Sunday, June 10, 2012

10 Tips on Navigating College and Beyond

This post isn't travel related, but I recently had the opportunity to give a speech to graduating high school seniors. My speech was inspired by this blog and a lot of people asked me to post the speech somewhere.  So I posted some of it here:

1.     Take control of your credit: I learned this the hard way and I never knew that my credit was screwed up. As it turns out, family members used my credit to open credit cards and I didn’t discover it until many years later when I tried to rent an apartment. It took years to clear the problems in my credit that I didn’t even create. Having bad credit will mess up your life horribly, so take control of that.

2.     Get in the habit of writing thank you cards: This is one of the best things my parents taught me. It is so much more meaningful to receive an actual card than an email message. Writing thank you cards will teach you to be gracious and humble, and any potential employer will remember the candidate who wrote a card instead of an email. Besides who doesn’t like receiving a card?

3.     Safety pin your socks together when you do laundry: If you do this, you will never have lone socks and you won’t get them mixed up with your roommate. It will also save you time because you won’t have to sort them when they come out of the dryer. I’ve been doing it for 20 years now and don’t worry they won’t make holes or ruin your other clothes.

4.     Learn to tie a necktie: This goes for guys and girls. For guys, you should be able to know how to do this period. Men wear ties, so you need to know how to tie one. For girls, ties can be fashionable too, but you will probably meet guys who don’t know how to tie a tie, and they will be very impressed with you. In my dorm, I was one of the only people who knew how to tie a tie and word spread like wildfire. I was asked to tie them all the time.

5.     Never say never: You never know what you will end up doing in life. After my undergraduate degree in math, I said that I’d never take another math class in my life, but then I got a master’s in it. After that I said the same thing again, then I pursued my doctorate. I always end up eating my words, so I learned to “never say never”. I also said I would never go camping.

6.     Look like you belong: Act the part. Dress like you mean it. If you want to be taken seriously, then dress like it; pull up your pants and get some that actually fit. But another aspect of this is that you can get far in many situations if you look like you fit in. For some reason when I travel, I must look like I know what I am doing because in every country I have ever been to, someone asks me directions. I’ve also used the restroom in many luxury hotels that I wasn’t staying in because I walked in and looked like I knew what I was doing while secretly trying to find the lobby restroom.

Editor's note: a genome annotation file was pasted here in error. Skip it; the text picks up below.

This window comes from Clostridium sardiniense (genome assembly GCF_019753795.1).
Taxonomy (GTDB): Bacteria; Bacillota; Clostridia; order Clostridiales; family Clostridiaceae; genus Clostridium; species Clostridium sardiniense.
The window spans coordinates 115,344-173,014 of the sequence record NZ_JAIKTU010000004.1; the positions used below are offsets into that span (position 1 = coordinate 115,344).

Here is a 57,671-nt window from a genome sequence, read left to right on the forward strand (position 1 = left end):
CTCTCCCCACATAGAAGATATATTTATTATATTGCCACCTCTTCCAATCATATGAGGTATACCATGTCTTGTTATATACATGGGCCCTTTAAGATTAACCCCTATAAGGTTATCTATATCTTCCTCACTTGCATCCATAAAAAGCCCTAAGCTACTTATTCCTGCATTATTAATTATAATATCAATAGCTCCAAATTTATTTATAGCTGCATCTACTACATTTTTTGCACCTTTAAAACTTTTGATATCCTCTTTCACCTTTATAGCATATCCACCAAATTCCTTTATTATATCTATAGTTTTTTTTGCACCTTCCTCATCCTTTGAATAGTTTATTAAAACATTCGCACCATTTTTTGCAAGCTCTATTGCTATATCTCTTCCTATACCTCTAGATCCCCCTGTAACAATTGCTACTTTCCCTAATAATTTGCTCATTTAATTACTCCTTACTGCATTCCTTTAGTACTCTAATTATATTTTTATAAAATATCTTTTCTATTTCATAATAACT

7.     Learn to write letters: This is different from Thank you notes. Unfortunately we live in a world where the squeaky wheel gets noticed, and many people and companies won’t react or correct situations unless you bring it to their attention. So you need to learn to play the game until the rules change. I call these kinds of letters, nastygrams and I’ve mastered this skill. I’ve been able to get frequent flier miles, airline vouchers, free Vegas weekends, upgrades, free appliances and much more because I wrote a nastygram. But there is another side to it. I am a firm believer in karma and I have committed myself to praising good experiences as much as I complain about bad ones.

8.     Live your life for you: Don’t do anything because someone wants you to do it. Make sure that it is want you want, otherwise it won’t be meaningful and you won’t truly be happy. If I did what my parents wanted me to I would have been the world’s worst football player, I would have gone to USC, and I would probably still be living at home and never have discovered my other passions. I put myself through undergrad and 3 graduate degrees without the support of my parents and I made it. I pursued what I wanted to and no one can ever take that away from me.  One thing you should come to terms with is that you will invariably disappoint your parents in some way or another; we all have. They already have a vision for how your life should be, but it’s your life and you are the one who will live with all of the good and bad consequences of your actions.

9.     Learn from your failures: Remember that all advances and developments in the world have been the result of many failed attempts. The key to getting past your setbacks is to acknowledge them, reflect on them, and then move past them without making the same mistakes again. Learning to deal with failures and turn them around will be one of the most valuable skills you possess. When I was an undergrad, I thought that I didn’t have what it took to be a math major because it was so difficult and I doubted myself to the point that I changed majors. It took about a semester for me to get my confidence back and realize that I was capable. I had to understand for myself that meaningful accomplishments require hard work and I must be willing to fight for what I wanted achieve.

10. Remember your Costco etiquette: Don’t take people’s carts and certainly not mine because I will fight you in the middle of Costco.

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